Monmouthshire & Brecon Canal

Monmouthshire & Brecon Canal

Tucked away in the Brecon Beacons lies a waterway known as the Monmouthshire & Brecon Canal that meanders along the contours of the Usk valley. The canal is navigable for 35 miles and provides some stunning vistas along the way. 

Prior to our little adventure on the Mon & Brec, I had tried to find out which parts of the canal might be the most photogenic, but I was unable to find any information that was useful to me from a photographic point of view, so this blog is my personal opinion of the locations on the Mon & Brec canal that I personally think were some of the best parts of our trip, together with the photography kit I took and used along the way.

We hired a 57-foot Narrow boat from Beacon Park Boats who have their base near Crickhowell. https://beaconparkboats.com Crickhowell is roughly half way between the Brecon end of the canal and Pontypool end. We decided to head along Brecon stretch of the canal first as it offered locks, swing bridges and the Brynich Aquaduct.

By the time we had received our narrow boat induction and had loaded our kit on to Heron, our narrow boat, we had roughly two to three hours cruising time before we would need to moor up for the night and as this was our first narrow boat trip with a 57 foot boat, getting used to how it handled meant ensuring we headed for a suitable place to dock for the night.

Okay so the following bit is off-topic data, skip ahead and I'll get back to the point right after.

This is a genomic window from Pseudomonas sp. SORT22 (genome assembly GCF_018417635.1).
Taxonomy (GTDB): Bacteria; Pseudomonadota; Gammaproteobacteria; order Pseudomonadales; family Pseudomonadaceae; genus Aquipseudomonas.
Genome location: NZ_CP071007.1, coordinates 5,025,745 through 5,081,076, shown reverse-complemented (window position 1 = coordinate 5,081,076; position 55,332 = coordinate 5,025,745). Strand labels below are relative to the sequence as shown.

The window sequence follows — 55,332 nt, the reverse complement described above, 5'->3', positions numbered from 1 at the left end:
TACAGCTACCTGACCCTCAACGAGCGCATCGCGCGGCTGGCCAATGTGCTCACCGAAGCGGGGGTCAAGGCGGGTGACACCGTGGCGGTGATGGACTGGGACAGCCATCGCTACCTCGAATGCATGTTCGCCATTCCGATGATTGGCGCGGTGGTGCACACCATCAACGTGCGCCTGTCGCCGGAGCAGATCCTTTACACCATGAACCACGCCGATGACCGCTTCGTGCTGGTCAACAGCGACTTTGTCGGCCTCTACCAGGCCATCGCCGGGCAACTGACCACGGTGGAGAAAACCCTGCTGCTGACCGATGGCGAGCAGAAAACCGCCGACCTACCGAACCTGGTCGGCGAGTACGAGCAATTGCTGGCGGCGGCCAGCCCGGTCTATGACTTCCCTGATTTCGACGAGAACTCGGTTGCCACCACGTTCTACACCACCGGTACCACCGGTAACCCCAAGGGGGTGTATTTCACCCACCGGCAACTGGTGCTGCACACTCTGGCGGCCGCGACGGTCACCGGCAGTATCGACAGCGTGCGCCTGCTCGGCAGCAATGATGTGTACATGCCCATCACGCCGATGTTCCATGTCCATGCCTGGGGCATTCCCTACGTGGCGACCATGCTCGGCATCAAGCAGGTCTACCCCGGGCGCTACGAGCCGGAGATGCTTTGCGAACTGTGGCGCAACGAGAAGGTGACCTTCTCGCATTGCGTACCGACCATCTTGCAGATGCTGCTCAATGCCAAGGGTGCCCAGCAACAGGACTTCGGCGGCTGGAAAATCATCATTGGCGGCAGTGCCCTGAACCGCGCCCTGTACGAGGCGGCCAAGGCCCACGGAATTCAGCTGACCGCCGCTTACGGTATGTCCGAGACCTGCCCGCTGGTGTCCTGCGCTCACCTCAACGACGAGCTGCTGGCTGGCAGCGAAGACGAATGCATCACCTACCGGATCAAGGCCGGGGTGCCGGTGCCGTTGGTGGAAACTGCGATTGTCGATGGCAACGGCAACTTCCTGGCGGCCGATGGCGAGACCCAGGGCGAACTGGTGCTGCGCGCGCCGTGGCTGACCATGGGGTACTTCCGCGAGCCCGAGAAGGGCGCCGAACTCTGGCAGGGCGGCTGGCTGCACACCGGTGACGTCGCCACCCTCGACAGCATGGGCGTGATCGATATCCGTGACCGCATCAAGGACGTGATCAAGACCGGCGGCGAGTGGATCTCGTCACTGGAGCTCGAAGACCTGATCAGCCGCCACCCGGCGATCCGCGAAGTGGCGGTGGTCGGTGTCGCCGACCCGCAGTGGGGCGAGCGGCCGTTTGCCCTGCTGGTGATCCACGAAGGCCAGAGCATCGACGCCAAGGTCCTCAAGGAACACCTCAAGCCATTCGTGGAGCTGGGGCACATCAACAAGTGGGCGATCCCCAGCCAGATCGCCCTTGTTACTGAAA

On our second day we headed for Talybont On Usk passing through Ashford Tunnel and the series of Coombes locks which provide good photographic opportunities and some great vistas too. We moored up just before the last lock on our return journey as this was a great location for photographs.

Talybont On Usk has good mooring access with two water points to fill up your tank and there are various walks you can do from  Talybont On Usk. We decided to walk up to the reservoir via the old tram road (Bryn Oer) There are some spectacular views in the Talybont On Usk area even when it’s raining, which it did intermittently during our stay here, but photographically it’s a good location and serves as a great base for a day or two.

On Day three we decided to head for Brecon. Heading towards Pencelli, the canal feels like you are leaving the 21 century behind you, as you stop to wind up the swing bridges and pass through small stone arched bridges,  whilst navigating the tight turns and try to stay in the middle of the canal so that you have enough water to proceed. In my opinion the stretch of Canal from Pencelli to Bryinch Bridge provides some of the most interesting scenery along the canal and we stopped a few times to take pictures and have a cup of tea.